Blowdown Showdown (Days 16-19)
The 3 rest days in total (15-16-17) that I took at my mom’s place were much needed. Walking around in slides, I was able to give my feet a real from my boots, which felt really good. I sewed my patch on to my pack, did laundry, waxed my boots, got a massage, and most importantly, lazed around doing nothing.
By the end of the break, I was re-energized and ready to get going again. But when I woke up the morning of day 18, my stomach was all rumbly with nerves. “Why? At this point I know what I am doing, and besides, the terrain I am getting into is easier than what I just did!” I thought. But still, the shaky feelings persisted.
I wondered whether I would ever feel relaxed and laid back with this whole hiking alone thing. I hoped that shift would come soon.
Don’t get me wrong, this trip has been a blast so far, and I’ve really enjoyed the experience. But it’s true that while I’m out there, I’m facing so many fears I didn’t anticipate that I was going to have to face. So far though, moving through the mental and emotional ups and downs of my journey has been the most rewarding part. I grasp at the confidence that hovers in my periphery. I hope that I can step into that confidence soon.
My mom dropped me off at the side of Highway 28 on day 18, and I turned to head north, up Strathcona Dam Road. Though I had come off trail in the town of Cumberland, an hour’s drive south, I had decided to skip the rest of the high-elevation section of the trail and come back to it later when the snow had melted a bit more. So, Strathcona Provincial Park and its meadows and mountains would have to wait. On this leg, I would instead be exploring the valleys of the Salmon and White rivers and taking the backroads to the town of Woss.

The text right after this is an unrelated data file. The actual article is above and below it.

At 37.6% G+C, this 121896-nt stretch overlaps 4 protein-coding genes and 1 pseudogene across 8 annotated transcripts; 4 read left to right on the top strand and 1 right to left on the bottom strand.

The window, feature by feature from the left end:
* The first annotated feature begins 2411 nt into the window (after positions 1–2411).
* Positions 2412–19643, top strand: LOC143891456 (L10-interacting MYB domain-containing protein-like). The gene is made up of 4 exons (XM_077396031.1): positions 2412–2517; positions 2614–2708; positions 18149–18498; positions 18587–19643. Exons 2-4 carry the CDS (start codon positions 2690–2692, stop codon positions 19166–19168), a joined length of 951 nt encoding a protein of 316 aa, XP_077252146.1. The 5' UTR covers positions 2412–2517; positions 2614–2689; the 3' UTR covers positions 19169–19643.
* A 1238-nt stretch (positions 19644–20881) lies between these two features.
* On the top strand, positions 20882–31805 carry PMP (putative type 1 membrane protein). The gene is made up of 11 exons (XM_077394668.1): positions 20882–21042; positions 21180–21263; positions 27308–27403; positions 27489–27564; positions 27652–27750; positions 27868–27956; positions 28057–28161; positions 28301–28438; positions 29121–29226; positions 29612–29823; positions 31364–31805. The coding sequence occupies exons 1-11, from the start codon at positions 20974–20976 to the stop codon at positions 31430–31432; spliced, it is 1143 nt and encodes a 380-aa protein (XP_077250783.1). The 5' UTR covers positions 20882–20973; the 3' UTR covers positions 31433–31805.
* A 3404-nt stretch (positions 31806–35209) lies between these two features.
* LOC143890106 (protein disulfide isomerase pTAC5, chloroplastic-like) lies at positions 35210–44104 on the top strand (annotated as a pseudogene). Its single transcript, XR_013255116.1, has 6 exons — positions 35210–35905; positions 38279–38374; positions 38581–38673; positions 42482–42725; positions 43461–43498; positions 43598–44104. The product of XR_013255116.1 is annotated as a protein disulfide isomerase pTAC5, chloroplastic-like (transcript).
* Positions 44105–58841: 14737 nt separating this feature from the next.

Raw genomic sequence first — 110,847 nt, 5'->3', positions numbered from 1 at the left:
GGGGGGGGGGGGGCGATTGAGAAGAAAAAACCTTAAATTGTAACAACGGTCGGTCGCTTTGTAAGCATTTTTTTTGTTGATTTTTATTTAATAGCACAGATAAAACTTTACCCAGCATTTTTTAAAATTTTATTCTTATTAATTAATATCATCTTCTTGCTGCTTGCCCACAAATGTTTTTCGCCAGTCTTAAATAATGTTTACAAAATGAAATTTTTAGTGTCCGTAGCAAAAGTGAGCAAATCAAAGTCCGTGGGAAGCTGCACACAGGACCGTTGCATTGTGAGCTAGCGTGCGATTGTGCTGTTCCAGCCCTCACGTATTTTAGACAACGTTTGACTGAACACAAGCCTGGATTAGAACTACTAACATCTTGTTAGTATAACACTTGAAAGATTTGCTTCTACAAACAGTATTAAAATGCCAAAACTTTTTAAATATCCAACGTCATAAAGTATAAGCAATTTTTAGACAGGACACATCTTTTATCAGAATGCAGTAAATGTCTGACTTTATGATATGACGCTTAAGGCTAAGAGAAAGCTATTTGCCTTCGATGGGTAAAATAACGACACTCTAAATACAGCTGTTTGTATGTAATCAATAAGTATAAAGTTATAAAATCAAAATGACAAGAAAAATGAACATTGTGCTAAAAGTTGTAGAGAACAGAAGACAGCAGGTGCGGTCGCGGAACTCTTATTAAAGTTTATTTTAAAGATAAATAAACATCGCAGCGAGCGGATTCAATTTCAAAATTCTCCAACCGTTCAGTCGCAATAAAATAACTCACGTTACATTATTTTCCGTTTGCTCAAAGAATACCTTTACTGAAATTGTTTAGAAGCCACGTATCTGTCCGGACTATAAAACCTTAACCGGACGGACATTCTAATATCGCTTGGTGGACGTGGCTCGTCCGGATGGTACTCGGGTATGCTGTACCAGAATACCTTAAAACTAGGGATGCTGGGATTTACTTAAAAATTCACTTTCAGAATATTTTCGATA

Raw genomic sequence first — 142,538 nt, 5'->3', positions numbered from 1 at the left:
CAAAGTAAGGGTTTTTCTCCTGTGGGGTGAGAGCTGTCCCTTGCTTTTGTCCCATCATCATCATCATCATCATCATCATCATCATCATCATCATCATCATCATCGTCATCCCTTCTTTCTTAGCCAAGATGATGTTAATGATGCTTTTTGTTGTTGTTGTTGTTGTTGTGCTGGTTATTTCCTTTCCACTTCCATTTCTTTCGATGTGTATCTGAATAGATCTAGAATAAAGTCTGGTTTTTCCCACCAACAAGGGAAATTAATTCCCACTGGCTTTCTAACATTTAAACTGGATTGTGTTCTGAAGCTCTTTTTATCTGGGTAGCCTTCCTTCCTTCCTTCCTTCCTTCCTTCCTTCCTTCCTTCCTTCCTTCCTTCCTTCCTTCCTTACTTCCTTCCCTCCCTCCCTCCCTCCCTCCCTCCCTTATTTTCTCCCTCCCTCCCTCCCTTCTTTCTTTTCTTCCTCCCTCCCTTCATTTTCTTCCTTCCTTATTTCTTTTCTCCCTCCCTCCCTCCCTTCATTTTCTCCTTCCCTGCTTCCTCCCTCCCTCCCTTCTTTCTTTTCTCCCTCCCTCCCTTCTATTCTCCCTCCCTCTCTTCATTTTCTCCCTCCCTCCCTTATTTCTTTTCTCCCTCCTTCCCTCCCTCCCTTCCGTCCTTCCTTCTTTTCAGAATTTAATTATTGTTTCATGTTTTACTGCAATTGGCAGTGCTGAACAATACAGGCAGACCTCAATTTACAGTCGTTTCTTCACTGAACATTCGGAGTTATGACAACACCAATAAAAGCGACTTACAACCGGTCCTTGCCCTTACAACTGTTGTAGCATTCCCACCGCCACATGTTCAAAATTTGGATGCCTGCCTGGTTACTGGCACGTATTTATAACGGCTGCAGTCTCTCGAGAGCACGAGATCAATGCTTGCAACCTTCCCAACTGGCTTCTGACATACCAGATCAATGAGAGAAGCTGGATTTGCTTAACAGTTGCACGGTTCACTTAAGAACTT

I crossed the Strathcona Dam mid-morning – the dam that creates Upper Campbell Lake. I wondered what the landscape had looked like before water swelled up the valley.
Following the dirt roads, I passed Garett Lake and Paterson Lake, and a smattering of weekend car campers. Despite my rumbly tummy, I choked down some lunch overlooking the calm water, reflecting the clear sunny sky. So far, my heel was holding up with the duck-tape-toilet-paper contraption I had constructed to stop the lump on my ankle rubbing raw in my boot, so that was a relief.
Cedars and Salmon
Along the way, I spotted some culturally-modified trees! These cedars have had strips of bark ripped off them, likely by First Nations peoples for use in various crafts. A horizontal cut is made on the bark, and then it is pulled out and away from the tree, ripping a strip all the way up the trunk. But because not all the bark is stripped, the tree is left to heal and continue living after the material is harvested.
Shortly after crossing the Salmon River, I rambled down a trail that wove through the mossy trees next along its banks for a kilometer or two. This was definitely my favourite part of the day. The river was so beautifully clear, rushing along its pebbly bed and making little rapids at corners and shallows. The shade and the soft moss underfoot was a pleasant break from the sunny gravel road.
Even after rising back up to the road, I got to follow the river up the valley for the rest of the day, catching glimpses through the trees. The sound of the water nearby felt strangely calming and reassuring.